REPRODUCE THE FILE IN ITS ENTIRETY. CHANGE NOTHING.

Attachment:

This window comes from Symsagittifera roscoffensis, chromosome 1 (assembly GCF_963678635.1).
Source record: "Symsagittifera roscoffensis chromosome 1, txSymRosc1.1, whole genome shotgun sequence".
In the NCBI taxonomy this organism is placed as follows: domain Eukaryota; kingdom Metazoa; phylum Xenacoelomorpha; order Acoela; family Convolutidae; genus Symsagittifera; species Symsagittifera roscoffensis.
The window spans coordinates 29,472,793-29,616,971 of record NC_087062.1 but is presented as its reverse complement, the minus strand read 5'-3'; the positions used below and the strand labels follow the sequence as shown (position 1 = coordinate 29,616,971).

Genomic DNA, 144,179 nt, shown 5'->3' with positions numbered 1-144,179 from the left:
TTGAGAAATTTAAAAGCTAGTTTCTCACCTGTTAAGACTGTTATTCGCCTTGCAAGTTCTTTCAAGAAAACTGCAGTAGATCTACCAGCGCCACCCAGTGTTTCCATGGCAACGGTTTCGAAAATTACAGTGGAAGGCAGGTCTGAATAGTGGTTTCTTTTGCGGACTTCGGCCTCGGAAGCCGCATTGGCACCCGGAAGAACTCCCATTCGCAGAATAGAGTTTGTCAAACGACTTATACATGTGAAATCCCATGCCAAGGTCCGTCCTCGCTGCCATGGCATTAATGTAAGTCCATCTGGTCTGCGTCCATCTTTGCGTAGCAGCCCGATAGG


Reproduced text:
This window comes from Symsagittifera roscoffensis, chromosome 1 (assembly GCF_963678635.1).
Source record: "Symsagittifera roscoffensis chromosome 1, txSymRosc1.1, whole genome shotgun sequence".
In the NCBI taxonomy this organism is placed as follows: domain Eukaryota; kingdom Metazoa; phylum Xenacoelomorpha; order Acoela; family Convolutidae; genus Symsagittifera; species Symsagittifera roscoffensis.
The window spans coordinates 29,472,793-29,616,971 of record NC_087062.1 but is presented as its reverse complement, the minus strand read 5'-3'; the positions used below and the strand labels follow the sequence as shown (position 1 = coordinate 29,616,971).

Genomic DNA, 144,179 nt, shown 5'->3' with positions numbered 1-144,179 from the left:
TTGAGAAATTTAAAAGCTAGTTTCTCACCTGTTAAGACTGTTATTCGCCTTGCAAGTTCTTTCAAGAAAACTGCAGTAGATCTACCAGCGCCACCCAGTGTTTCCATGGCAACGGTTTCGAAAATTACAGTGGAAGGCAGGTCTGAATAGTGGTTTCTTTTGCGGACTTCGGCCTCGGAAGCCGCATTGGCACCCGGAAGAACTCCCATTCGCAGAATAGAGTTTGTCAAACGACTTATACATGTGAAATCCCATGCCAAGGTCCGTCCTCGCTGCCATGGCATTAATGTAAGTCCATCTGGTCTGCGTCCATCTTTGCGTAGCAGCCCGATAGG